Practice resting as a preventative measure. I can’t even tell you how many of us punish ourselves for taking a break. When we’re taking a break we sit there and feel guilty, thinking about all the other things we SHOULD be doing instead. The challenge is to REST, GUILT FREE. When you truly check out mentally, you will return to your work with a fresh perspective, clear of the brain fog.
Don’t be available for every request of your time. Do you hear boundaries again? You can start adopting a personal challenge to start saying NO. You could start slow by simply saying “Not now.” Everyone else will be amazed at how capable they are when they now have the space to have to figure something out on their own without you. If you’re being asked to do something socially, that you know drains you, then say “not now”. You have the power to choose.
Stop doing things just because you SHOULD or can do it yourself. First ask yourself what would happen if you simply did not do this thing? Would anyone else care? Do you really care? If not, stop doing it. If it is a MUST do, consider asking for help or pay for assistance if you can.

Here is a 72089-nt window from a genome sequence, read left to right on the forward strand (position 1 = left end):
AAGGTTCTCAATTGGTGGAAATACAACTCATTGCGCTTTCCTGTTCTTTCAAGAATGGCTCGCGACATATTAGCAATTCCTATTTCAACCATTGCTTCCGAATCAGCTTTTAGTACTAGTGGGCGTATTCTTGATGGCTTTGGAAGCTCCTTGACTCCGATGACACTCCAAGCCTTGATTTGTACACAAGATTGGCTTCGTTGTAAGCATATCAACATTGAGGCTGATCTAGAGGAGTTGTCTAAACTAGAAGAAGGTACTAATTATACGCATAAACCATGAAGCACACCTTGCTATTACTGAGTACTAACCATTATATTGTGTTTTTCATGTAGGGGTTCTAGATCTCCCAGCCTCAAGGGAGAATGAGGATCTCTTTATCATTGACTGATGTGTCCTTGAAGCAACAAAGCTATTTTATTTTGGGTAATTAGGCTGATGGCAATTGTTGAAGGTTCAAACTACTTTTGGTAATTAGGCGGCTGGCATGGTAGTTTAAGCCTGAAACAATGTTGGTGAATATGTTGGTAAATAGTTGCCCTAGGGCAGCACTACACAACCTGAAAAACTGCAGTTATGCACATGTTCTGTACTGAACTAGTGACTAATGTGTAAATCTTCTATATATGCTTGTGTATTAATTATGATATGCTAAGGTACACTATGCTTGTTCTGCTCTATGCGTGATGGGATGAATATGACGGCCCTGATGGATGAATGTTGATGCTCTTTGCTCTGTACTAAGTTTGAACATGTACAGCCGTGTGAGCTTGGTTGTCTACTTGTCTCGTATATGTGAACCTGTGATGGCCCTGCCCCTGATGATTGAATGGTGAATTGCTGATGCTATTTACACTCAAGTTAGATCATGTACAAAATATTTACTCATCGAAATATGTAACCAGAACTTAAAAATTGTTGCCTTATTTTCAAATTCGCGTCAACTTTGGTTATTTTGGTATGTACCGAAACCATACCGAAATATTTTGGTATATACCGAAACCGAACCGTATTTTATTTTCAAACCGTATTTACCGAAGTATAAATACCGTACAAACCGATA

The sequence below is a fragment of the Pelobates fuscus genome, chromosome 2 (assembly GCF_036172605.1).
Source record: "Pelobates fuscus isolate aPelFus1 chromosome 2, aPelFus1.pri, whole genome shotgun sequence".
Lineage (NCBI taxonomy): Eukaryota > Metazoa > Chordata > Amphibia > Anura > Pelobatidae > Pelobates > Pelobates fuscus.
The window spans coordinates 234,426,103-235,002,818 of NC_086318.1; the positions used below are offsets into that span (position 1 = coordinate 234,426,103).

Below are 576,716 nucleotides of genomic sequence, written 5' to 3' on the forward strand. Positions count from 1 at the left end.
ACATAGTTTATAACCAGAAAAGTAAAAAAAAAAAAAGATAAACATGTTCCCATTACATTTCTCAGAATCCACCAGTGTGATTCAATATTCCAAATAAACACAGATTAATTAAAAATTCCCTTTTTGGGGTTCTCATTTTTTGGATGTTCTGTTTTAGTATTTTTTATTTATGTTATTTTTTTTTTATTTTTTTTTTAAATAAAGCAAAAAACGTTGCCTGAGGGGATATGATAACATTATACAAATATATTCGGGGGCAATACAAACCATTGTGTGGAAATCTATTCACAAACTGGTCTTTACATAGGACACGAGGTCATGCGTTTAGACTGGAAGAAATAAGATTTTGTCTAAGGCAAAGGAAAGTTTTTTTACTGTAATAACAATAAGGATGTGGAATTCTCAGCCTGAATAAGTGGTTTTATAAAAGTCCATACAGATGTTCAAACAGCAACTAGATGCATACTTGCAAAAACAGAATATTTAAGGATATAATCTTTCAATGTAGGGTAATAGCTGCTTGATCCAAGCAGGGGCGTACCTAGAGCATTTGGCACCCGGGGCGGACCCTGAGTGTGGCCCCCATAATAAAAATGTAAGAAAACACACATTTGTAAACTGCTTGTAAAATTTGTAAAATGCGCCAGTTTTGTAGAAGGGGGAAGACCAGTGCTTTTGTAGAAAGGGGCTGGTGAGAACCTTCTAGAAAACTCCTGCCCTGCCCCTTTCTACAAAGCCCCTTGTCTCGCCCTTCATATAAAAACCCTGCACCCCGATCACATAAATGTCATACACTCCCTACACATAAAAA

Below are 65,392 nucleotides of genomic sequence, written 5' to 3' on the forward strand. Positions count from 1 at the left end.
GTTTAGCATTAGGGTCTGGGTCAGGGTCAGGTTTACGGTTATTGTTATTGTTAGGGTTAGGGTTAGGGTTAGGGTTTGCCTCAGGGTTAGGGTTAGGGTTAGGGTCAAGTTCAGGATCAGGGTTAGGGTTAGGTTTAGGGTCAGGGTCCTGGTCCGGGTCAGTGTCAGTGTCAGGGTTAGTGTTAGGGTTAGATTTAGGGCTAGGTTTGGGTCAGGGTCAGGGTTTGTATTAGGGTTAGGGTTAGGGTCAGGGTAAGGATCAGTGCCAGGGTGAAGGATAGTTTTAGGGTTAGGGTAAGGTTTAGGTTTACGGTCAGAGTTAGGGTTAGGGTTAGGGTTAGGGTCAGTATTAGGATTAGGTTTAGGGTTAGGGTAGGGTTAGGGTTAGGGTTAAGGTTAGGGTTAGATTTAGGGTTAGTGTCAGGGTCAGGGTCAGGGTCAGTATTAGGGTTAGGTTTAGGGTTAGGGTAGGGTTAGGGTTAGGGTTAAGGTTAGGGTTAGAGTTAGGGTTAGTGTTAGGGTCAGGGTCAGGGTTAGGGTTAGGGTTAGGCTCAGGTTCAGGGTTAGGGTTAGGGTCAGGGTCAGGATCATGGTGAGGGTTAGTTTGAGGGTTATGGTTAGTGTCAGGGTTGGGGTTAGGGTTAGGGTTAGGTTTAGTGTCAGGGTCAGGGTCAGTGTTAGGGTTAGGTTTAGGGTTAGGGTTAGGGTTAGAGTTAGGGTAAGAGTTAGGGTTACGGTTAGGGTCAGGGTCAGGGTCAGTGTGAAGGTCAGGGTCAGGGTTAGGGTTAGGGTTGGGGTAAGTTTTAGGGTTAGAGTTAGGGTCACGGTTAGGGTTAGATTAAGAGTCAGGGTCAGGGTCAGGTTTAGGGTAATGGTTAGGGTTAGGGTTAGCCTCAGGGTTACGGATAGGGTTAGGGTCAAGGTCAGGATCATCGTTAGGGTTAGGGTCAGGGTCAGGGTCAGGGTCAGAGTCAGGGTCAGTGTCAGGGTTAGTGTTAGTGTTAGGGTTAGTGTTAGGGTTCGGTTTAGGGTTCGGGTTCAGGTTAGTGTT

Speak up as a strategy to prevent future frustration, burnout, and discomfort. You need to tell people what’s going on with you. If there is too much on your plate at work, speak up. Of course, don’t do this in a whining, complaining way. Tell your boss, you feel like the workload is too much and you’re concerned the quality of your work is at risk and you want to do your best work. Go in with a solution, maybe recommending what can come off your plate or what can be put on hold for now.
If you’re frustrated at home, talk to your family and tell them what you need and from them. No one can read your mind.
You know your needs. Honor your needs by protecting your energy. You get to decide how to use it.
In my work as an ADHD coach, there is one common problem that all of my clients share: painful self-doubt. The ADHD brain is, unfortunately, fertile ground for the seeds of self-doubt.
It’s so easy for us ADHD or not, to get stuck up in our heads overthinking and ruminating about everything. Much of the advice around building confidence is about changing our mindset. That is one important piece of it. But for most of us, the mindset work is so hard and takes forever.
Studies have shown that the fastest way to change all the negative garbage in our heads is to take action that proves all those thoughts wrong.
How many times have you told yourself, “I never do what I say I’m going to do. I don’t know why I even keep trying.” You’re telling yourself that you can’t count on YOU. Sheesh, if you can’t count on YOU, who can you count on? I’m telling you, you can count on you.
The key to proving this limiting belief wrong is to start to build self-trust. When you learn you can count you to show up for you, it is the beginning of you building the skill of confidence.